Frank Family Petite Sirah 2012, Napa Valley
Cost: $34-36
P etite Sirah is a largely misunderstood wine that deserves more attention. It is big, bold, full of ripe fruit. You can drink it when it’s released, or set it aside for a few years to mellow it out.
I have enjoyed Petite Sirah for years, but realized I’ve only written about it a few times during the seven years I have been writing this column. I’ll try to make up for that oversight in the coming months because there is a lot of good Petite Sirah our there. The Frank Family Petite Sirah is one of the best.
This is the first release of the winery’s Napa Valley Petite Sirah. Ther first reserve Petite Sirah was released in 2008, selling for about $60. The grape often is used as a blending grape, so maybe that is why they waited to so long to release it as a varietal. It was worth the wait.
The wine is characteristically purple in the glass, with aromas of blackberries, vanilla and licorice. The flavors are rich dark fruit, especially plums, blueberries and blackberries. Silky tannins with a hint of vanilla lead to a long, full finish. It is a hearty wine that doesn’t blast you away with oak.
The grapes are 100 percent Petite Sirah, with 96 percent coming from Chiles Valley and four percent from Rutherford. The wine spent 20 months in 33 percent new French oak barrels and 67 percent in once- and twice-used French oak barrels.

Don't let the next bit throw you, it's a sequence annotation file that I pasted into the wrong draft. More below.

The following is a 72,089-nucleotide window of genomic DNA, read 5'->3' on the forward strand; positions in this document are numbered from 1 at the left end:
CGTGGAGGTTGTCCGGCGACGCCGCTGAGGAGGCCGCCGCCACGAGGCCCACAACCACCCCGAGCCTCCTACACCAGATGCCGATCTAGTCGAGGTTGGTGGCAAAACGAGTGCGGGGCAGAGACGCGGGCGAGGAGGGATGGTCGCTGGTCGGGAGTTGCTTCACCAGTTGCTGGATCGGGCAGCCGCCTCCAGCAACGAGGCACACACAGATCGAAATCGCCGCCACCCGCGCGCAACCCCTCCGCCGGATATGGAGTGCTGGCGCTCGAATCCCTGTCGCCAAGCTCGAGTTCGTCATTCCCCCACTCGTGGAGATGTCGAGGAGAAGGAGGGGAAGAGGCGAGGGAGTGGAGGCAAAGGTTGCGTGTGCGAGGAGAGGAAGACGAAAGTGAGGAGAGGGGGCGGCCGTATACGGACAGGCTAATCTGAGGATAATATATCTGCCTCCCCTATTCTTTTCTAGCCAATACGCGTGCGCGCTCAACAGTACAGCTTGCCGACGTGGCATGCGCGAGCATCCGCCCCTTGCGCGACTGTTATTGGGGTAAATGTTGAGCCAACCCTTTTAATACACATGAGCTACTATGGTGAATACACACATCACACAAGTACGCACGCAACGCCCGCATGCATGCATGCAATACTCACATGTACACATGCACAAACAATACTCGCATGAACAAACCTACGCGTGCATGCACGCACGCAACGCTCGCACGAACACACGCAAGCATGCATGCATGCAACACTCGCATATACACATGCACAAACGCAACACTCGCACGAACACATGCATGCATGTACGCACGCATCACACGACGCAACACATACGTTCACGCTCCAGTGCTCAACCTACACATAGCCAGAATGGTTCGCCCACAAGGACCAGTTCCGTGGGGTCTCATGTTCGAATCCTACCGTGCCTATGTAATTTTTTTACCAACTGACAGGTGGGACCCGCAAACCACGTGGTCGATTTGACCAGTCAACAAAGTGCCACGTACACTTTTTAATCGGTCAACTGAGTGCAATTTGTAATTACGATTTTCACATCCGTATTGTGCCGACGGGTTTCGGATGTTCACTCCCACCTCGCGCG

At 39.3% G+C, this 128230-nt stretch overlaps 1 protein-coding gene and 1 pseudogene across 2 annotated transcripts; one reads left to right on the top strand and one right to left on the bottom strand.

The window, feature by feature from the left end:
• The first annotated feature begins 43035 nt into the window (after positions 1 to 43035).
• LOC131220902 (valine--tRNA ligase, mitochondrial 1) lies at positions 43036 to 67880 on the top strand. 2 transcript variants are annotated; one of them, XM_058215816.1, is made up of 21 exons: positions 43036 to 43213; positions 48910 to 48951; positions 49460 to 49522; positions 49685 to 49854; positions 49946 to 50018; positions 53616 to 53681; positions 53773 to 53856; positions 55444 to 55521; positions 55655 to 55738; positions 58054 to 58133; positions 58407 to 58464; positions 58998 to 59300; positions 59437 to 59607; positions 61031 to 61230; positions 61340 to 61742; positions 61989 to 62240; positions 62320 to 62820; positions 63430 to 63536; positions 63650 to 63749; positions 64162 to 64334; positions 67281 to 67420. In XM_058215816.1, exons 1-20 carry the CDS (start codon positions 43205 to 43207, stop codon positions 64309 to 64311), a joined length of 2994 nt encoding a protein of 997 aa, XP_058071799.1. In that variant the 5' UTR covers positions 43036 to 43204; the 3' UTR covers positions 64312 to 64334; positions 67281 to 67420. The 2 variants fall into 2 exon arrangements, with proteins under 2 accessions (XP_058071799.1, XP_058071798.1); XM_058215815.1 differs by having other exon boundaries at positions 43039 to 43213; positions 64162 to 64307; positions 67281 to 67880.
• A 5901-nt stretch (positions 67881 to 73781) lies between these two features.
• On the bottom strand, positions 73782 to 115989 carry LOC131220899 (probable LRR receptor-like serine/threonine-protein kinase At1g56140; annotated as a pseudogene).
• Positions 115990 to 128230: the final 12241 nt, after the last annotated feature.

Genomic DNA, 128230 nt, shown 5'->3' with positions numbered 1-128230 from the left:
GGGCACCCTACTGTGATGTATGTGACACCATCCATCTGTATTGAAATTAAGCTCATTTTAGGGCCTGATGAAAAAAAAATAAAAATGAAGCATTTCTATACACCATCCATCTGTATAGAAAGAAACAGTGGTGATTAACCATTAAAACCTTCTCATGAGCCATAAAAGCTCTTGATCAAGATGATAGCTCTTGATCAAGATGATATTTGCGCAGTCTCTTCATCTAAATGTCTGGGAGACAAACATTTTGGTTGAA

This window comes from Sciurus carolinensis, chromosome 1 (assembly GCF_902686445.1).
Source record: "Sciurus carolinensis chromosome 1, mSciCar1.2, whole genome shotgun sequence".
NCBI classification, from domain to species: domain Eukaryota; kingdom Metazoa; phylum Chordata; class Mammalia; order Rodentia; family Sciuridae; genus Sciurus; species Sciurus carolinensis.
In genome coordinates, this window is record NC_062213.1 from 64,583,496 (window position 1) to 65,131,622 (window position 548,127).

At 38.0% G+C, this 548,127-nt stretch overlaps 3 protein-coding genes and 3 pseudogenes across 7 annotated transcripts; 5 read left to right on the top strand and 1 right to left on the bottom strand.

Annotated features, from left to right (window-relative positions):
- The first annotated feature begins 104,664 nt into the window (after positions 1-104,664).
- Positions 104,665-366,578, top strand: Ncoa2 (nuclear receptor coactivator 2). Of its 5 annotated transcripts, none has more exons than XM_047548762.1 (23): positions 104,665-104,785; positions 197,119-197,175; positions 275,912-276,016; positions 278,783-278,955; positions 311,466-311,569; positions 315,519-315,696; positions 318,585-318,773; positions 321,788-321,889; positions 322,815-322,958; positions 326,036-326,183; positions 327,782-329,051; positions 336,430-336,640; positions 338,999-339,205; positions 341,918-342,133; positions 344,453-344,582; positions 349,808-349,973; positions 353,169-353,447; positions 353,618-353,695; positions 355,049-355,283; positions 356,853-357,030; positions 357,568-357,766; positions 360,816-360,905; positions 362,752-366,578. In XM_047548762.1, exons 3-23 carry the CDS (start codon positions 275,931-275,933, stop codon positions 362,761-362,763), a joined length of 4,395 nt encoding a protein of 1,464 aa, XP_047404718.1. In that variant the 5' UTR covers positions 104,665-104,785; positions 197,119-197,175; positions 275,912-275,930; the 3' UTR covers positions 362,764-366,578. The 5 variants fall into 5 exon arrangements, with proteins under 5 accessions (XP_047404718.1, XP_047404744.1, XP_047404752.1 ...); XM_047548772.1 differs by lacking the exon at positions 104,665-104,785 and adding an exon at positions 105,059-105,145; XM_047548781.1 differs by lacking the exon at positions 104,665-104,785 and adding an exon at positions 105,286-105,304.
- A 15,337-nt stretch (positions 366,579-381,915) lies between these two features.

This is a great wine to sip while sitting by the fire, but it gets even better when you pair it with food.
The name Petite Sirah is misleading. There is nothing petite about this wine, though DNA testing shows it is related to Syrah. It’s origins are somewhat obscure.
It could be that it got called Petite Sirah because the grapes are so small compared to Syrah. Winemakers love small grapes because there is a great ratio of skin to juice, and a lot of the flavor and color in a wine come from the skin.
Many California vineyards in the 1800s were planted with a field blend of various grapes. Later testing showed that at least four different grapes were called Petite Sirah: Durif, Syrah, Peloursin and a Durif-Peloursin combination. DNA testing has shown that Petite Sirah is the result of a Syrah-Peloursin crossing.
With only about 11,000 acres planted worldwide, Petite Sirah is found mostly in California.
Frank Family Petite Sirah.
Frank Family Petite Sirah.
Though not as popular as other varieties, Petite Sirah usually has more complexity, more fruit and a longer finish than other American red wines. I have enjoyed several Petite Sirahs from my cellar that aged 8-10 years. The wine seems to get mellower with age without losing the full fruit flavors.
Winery: Founded in 1992, Frank Family Vineyards is owned by former President of Disney Studios Rich Frank, and his wife, Leslie, an Emmy-award winning television journalist. Winemaker Todd Graff has been with the winery since 2003, creating a varied portfolio of wines from the family’s 380 acres of estate vineyards in the Napa Valley.
Graff, who has been with the winery since 2003, was just promoted to general manager and will continue as winemaker. Over the past 13 vintages, he has crafted some outstanding wine, expanded the portfolio and oversaw construction of the new winery.
Frank started visiting Napa Valley from his Los Angeles home in the 1980s and eventually bought the historic Larkmead property in Napa Valley.